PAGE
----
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Old Sunday 8th July 2018, 22:06   #1
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Join Date: Feb 2006
Location: Hants uk
Posts: 211
Finding out what you like - What matters?

What do I know? but at least I think I know more than when I started to buy binoculars to try to find what suited best...

Ideally one could go to a shop to decide what to buy but there is no shop which can stock them all, and then here is the question of availability, whether in UK, EU, or USA. The most regular and consistent members on this forum give very useful pointers to star quality in individual examples, which I have found to be a great help, so one of those recommendations would be a great place to start.

However there remained a degree of mystification concerning factors which are less likely to be a problem with current binoculars, as follows.

1. 'Eye relief' is needed to be able to use binoculars when wearing glasses and for me around 15 or 16mm seems to be the limit. It is probably worth mentioning that ER of '15mm' suits me better than say '20mm', because I don't then need to wind the eyepieces out to a position which they may not retain in active use...especially since some binoculars do not have reliable intermediate stops.

2. The most out-dated is probably 'clarity' which I take to mean the mistiness which used to be common, but you would have to try much harder now to find that clarity is significantly lacking. For most casual users 'flare' and 'veiling glare' probably fall into the same category.

3. The next is perhaps 'sweet spot' which I believe not to matter so much when you are mainly looking at the centre of the view i.e. I find it hard to understand why a user would need to 'let the eye wander' to look at something on the edge of the field when simply moving the binoculars would be the normal response. However I believe that over time the average Sweet Spot has grown in size, perhaps to the extent that it is also no longer likely to be a problem.

4. The reverse seems to have happened to claimed 'Field of View'. Over 4 or 5 years the fashion seems to have bounced back but I have found that anything more than 7 degrees at 8x magnification, or 6 degrees at 10x magnification, is perfectly adequate.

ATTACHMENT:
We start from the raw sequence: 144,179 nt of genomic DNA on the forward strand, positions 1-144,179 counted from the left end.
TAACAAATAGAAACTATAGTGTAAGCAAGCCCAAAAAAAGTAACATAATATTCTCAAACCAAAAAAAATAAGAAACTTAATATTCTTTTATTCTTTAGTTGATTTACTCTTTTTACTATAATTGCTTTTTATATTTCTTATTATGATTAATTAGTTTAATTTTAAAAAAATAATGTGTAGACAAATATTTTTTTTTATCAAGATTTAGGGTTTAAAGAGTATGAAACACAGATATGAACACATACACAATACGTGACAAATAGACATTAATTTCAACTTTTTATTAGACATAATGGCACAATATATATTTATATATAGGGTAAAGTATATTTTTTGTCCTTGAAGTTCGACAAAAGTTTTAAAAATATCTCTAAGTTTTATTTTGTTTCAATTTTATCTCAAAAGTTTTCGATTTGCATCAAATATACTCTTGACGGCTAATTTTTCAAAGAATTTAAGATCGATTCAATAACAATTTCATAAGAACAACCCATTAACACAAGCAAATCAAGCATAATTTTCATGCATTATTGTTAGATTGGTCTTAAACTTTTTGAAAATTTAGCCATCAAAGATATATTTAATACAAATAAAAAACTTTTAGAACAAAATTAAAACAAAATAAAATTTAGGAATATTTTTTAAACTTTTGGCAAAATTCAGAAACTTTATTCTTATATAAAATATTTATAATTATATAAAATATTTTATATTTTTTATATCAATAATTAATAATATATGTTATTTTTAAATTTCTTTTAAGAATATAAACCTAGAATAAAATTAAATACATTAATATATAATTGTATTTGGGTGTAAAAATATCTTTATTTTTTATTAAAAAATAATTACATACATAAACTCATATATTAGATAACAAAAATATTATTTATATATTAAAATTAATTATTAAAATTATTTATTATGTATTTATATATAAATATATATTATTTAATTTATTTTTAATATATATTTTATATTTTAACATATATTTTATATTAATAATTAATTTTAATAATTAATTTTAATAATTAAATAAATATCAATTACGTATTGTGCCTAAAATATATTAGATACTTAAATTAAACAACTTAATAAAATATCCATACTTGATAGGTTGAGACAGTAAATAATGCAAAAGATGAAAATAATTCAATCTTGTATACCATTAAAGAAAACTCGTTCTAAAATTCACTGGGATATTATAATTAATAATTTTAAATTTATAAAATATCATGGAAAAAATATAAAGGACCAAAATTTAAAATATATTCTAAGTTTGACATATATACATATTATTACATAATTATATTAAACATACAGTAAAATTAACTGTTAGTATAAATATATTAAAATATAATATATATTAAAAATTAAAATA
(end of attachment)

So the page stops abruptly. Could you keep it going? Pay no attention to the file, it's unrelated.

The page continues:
The excellent low cost Nikon Action Extreme EX 7x35 still has a relatively small sweet spot and could be a good starting point. It is rightly popular and on the one hand it might demonstrate that its small sweet spot does not matter much to you, while on the other its huge FOV 9.3 degrees might be unnecessary.

5. Chromatic aberration ('CA') used to be common and was said potentially to limit sharpness (see 9.). It is still often mentioned as something which can be present at the periphery of the view but it has become unusual at the centre and, if so, it's not clear why it should now matter so much (as in 3.)

6. Brightness, mainly important to give a few extra minutes of use at dusk. This depends upon the optical glass, lens coatings, and mainly the size of the objective lenses. The higher range of prism glass according to the 'Bak4' standard is now the norm, while the terms 'ED' and 'Dielectric coatings' are no more specific and cover a range of possible other relatively marginal improvements.

7. Ease of use: some prefer 'open bridge/dual hinge' over the traditional single hinge because you can grasp each barrel individually, and this can help, along with greater weight to hold the binoculars steady, so to that extent the bigger the better. However the weight might only really matter if you are out all day, when a harness could be the solution. A larger Exit Pupil (objective size divided by magnification) can also help by making it easier to line up the binoculars to get the best view, and 4mm seems to be the tipping point for this if it is critical for you e.g. for small size and low weight, 8x32 is often preferred.

8. Colour. This might appear to be a complicated issue which can only be understood by looking at transmission charts for the range of frequencies of light which the human eye can see. However it seems to boil down to 'RGB', as for the controls on a TV: if red does not look red then there is something wrong (suitable test subjects being red berries?), and when green does not look green there is something wrong (leaves/trees/grass) and when blue does not look blue there is something wrong (the sky). For me the main thing here is still the tendency for the colours to appear too muted, as with B&W TV when you might want to turn up the colour control, and 'contrast' is related in a similar way.

9. Sharpness. To make comparisons it is probably enough to look at the same bit of text in the same light at the same distance. Imo, in combination with Colour this is what can really make all the difference in the enjoyment to be had from a particular pair of binoculars.

10. Quality Control/ Warranties. Obviously QC is likely to be more reliable at higher prices, but if they are new you can always return them. My own experience has been that the warranties on Vortex, Opticron, and Meopta were solid.

Last edited by chris6 : Sunday 8th July 2018 at 22:40.
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